There are plenty of hardy perennials around. Lily of the valley, hostas and bleeding hearts are all great for gardens in chilly climates. But what's the hardiest plant in the world? If you ever move to the Arctic circle or find yourself stuck in an ice age, which flower should you plant first?
Purple Saxifrage, the Hardiest Plant in the World
Image by Kim Hansen (CC BY-SA 3.0)
With its pretty purple flowers carpeting the tundra in spring, purple saxifrage looks a bit delicate. It certainly doesn't look like it could take much of a beating. Yet it's common throughout the Arctic and grows further north than any other flowering plant.
The consonant-filled Kaffeklubben Island off the coast of Greenland lies at over 83 degrees north, closer to the Pole than any other land on Earth. It's a small, desolate island made of permafrost and gravel whose summers only last for around a month. It spends most of the year covered in snow and surrounded by frozen sea ice. The conditions are almost impossibly harsh but, as Jeff Goldblum said in Jurassic Park, "Life, uh... finds a way."
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Alongside the Arctic poppy, purple saxifrage manages to grow on this inhospitable oceanic lump. It thrives where most living things would curl up and die.
Purple saxifrage also holds the record for the highest flowering plant ever found in Europe. It was found growing close to the summit of the Dom in Switzerland, the third highest mountain in the Alps at 4,545m. At these elevations, even the roots are exposed to sub-zero temperatures every night, and Winter temperatures can plunge to -20C.
Dom mountain in Switzerland – not where you'd expect to find a flowering plant! Image by Zacharie Grossen (CC BY-SA 3.0)
So how can the delicate little purple saxifrage survive such extremes?
Purple saxifrage has evolved an impressive range of adaptations to cope with its harsh environment. While extreme temperatures make life difficult, the wind can be even worse. There's no point shrugging off the cold if you get blown away the moment you poke your head through the soil.
Violent windstorms rage across the tundra, so purple saxifrage tends to grow in dense mats on, or between, rocks. This extra shelter from coarse wind-blown sand and gravel can make all the difference.
Purple saxifrage anchored to a rock. Image by Kim Hansen (CC BY-SA 3.0)
Purple saxifrage also grows low and slow. With a maximum height of five centimetres, it grows outwards rather than upwards. And it does so at a glacial pace; a 20cm wide plant is likely to be a few decades old. This gives the long tap root time to delve deep enough to anchor the plant in the unhelpfully thin soil.
In areas with lots of limestone, purple saxifrage plants extrude tiny pieces of calcium carbonate. This mineral shield helps protect the plants against the fierce winds and intense solar radiation.
The Arctic tundra isn't an easy place to spend the winter
Surviving months of freezing temperatures requires another set of adaptations. Woody branches make purple saxifrage more frost-resistant. The leaves are unusual too. They're tiny, fleshy, and overlap like scales to form a protective barrier against the cold. These leaves even have hairs around their edges that trap air pockets to keep in the warmth.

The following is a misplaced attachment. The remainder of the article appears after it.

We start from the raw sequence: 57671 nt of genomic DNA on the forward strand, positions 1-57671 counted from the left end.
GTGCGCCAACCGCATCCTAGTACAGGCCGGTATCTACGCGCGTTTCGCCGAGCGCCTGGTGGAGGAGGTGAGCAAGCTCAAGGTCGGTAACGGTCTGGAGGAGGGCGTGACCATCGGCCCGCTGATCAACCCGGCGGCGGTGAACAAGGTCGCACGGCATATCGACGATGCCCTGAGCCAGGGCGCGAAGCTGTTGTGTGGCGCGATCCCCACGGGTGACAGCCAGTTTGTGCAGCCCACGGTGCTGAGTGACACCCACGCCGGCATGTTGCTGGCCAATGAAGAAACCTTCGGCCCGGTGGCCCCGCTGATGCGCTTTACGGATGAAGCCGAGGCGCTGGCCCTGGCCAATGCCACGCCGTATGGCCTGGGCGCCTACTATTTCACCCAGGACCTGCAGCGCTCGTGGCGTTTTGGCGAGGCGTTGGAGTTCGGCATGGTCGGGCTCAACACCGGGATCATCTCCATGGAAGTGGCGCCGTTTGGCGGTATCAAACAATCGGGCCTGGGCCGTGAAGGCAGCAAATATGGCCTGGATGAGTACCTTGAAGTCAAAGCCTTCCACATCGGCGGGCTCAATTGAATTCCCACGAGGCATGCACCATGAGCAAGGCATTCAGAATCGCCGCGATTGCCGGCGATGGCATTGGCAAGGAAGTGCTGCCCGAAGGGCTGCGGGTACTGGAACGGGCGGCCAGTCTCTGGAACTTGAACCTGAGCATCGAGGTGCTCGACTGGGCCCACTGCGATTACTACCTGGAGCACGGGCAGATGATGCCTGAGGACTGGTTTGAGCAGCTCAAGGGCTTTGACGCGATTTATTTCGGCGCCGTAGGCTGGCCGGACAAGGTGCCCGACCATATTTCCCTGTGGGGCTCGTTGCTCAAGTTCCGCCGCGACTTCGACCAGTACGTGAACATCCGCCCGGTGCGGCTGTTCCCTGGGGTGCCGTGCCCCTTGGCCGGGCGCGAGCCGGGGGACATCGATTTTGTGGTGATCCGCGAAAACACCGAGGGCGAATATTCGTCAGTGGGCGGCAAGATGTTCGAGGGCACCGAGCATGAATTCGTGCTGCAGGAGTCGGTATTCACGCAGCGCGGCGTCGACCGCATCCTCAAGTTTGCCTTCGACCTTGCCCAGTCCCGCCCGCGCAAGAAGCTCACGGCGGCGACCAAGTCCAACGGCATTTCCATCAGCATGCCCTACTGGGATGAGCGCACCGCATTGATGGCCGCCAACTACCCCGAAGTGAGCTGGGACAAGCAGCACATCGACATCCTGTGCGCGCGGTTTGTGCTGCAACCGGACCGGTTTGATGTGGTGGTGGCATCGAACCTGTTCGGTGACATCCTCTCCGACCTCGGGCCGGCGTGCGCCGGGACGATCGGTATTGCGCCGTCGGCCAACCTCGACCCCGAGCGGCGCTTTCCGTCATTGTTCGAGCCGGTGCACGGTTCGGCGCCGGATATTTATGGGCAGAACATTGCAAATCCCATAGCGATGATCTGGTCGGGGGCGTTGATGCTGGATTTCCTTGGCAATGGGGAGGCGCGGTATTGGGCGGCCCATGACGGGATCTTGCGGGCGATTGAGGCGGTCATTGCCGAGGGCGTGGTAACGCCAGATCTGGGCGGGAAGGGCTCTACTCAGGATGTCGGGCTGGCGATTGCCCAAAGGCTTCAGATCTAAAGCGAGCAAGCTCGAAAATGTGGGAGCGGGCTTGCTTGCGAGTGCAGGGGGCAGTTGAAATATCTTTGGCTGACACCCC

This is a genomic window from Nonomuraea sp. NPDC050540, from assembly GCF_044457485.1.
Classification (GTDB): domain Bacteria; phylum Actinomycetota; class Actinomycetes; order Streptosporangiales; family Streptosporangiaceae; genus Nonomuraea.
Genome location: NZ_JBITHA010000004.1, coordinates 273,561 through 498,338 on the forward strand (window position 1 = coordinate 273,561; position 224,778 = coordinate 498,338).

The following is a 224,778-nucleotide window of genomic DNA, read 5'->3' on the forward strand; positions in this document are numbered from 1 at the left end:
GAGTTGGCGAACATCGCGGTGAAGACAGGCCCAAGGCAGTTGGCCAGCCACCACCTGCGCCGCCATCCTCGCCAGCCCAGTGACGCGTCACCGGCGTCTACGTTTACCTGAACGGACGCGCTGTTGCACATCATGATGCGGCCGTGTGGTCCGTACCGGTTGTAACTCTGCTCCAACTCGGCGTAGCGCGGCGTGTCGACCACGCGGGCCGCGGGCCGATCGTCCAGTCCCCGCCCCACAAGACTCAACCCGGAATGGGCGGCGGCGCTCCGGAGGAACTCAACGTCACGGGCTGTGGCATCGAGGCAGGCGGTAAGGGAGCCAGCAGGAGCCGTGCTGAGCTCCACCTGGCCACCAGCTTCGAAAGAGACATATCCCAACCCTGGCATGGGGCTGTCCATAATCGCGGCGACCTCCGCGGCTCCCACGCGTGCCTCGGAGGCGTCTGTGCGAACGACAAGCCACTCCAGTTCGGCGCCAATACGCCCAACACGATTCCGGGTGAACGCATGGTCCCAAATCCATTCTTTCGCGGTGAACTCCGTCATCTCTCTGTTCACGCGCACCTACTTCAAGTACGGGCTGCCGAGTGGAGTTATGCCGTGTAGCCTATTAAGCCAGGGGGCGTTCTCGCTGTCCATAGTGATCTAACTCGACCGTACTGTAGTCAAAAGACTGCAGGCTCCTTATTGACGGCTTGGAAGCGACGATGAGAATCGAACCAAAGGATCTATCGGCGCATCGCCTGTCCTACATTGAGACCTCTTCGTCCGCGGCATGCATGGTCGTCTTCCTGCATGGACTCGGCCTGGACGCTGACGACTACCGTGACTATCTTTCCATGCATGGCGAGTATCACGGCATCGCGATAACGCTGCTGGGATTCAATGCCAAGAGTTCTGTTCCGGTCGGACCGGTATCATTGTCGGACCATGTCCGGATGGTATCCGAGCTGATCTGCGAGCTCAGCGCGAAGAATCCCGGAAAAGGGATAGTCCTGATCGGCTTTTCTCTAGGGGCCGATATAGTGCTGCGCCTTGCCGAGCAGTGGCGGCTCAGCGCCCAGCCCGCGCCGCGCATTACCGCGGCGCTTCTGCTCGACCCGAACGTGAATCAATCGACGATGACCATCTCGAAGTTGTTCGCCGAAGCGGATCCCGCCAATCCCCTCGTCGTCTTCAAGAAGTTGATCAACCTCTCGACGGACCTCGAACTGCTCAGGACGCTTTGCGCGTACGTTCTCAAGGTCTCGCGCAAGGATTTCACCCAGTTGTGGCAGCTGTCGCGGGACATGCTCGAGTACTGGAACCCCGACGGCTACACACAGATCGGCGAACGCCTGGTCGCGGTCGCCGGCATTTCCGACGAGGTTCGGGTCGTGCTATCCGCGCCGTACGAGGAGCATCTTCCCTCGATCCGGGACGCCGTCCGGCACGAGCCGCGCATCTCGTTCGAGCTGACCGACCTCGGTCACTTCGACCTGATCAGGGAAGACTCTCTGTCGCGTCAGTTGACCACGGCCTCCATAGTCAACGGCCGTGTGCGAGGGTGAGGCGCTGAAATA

More Than Just Surviving
Reproduction is rarely straightforward, and purple saxifrage has it harder than most. The snow isn't gone for long; the flowering season is short and pollinating insects are often scarce or inactive.
Spring in the Arctic is beautiful, but it never lasts long
But the purple saxifrage's flowers have a trick up their sleeves. Rather than developing in the spring, the buds grow until they're ready to bloom just before the first snows arrive. They're protected through the brutal winter by a shield of foliage, enabling the flowers to bloom a few days after the snow melts.
Purple saxifrage can also self-pollinate if no insects are around. It's not an ideal long-term solution, so the stigma (the female parts of the flower) mature first. The anthers (the male parts) follow suit a few days later if no pollinating insects turned up in time.
Purple saxifrage flowers. Image by Jamie McMillan (CC BY-NC-SA 2.0)
The seeds are finally released at the end of the short growing season. They tend to wait until snow already covers at least some of the ground. This ingenious adaptation makes it easier for the seeds to be blown far and wide across the frozen surface.
Purple saxifrage has always been an important plant for indigenous peoples. The Inuit use the plant to make yellow, green and cream dyes and eat its sweet-tasting petals, rich in vitamin C. They even used purple saxifrage as a handy calendar marker – when the purple blooms appeared, it meant the caribou would be calving too.
Purple saxifrage has always been important in Inuit culture
The genus name Saxifraga means "rock-breaker" in Latin. While this might refer to saxifrage breaking rocks apart over time, it's more likely a reference to their role in traditional medicine as a treatment for kidney stones.
Into the future
Purple saxifrage might not survive in the mountains forever. Image by nz_willowherb via Flickr (CC BY-NC 2.0)
Ironically, purple saxifrage's success could be its downfall. It's so well adapted to its high-altitude/high-latitude home that studies have shown it's unlikely to cope well with climate change. Polar and high-altitude regions are expected to change faster than most other areas. And as more plants move into these previously deadly environments, it seems purple saxifrage could well be tragically overwhelmed by the competition.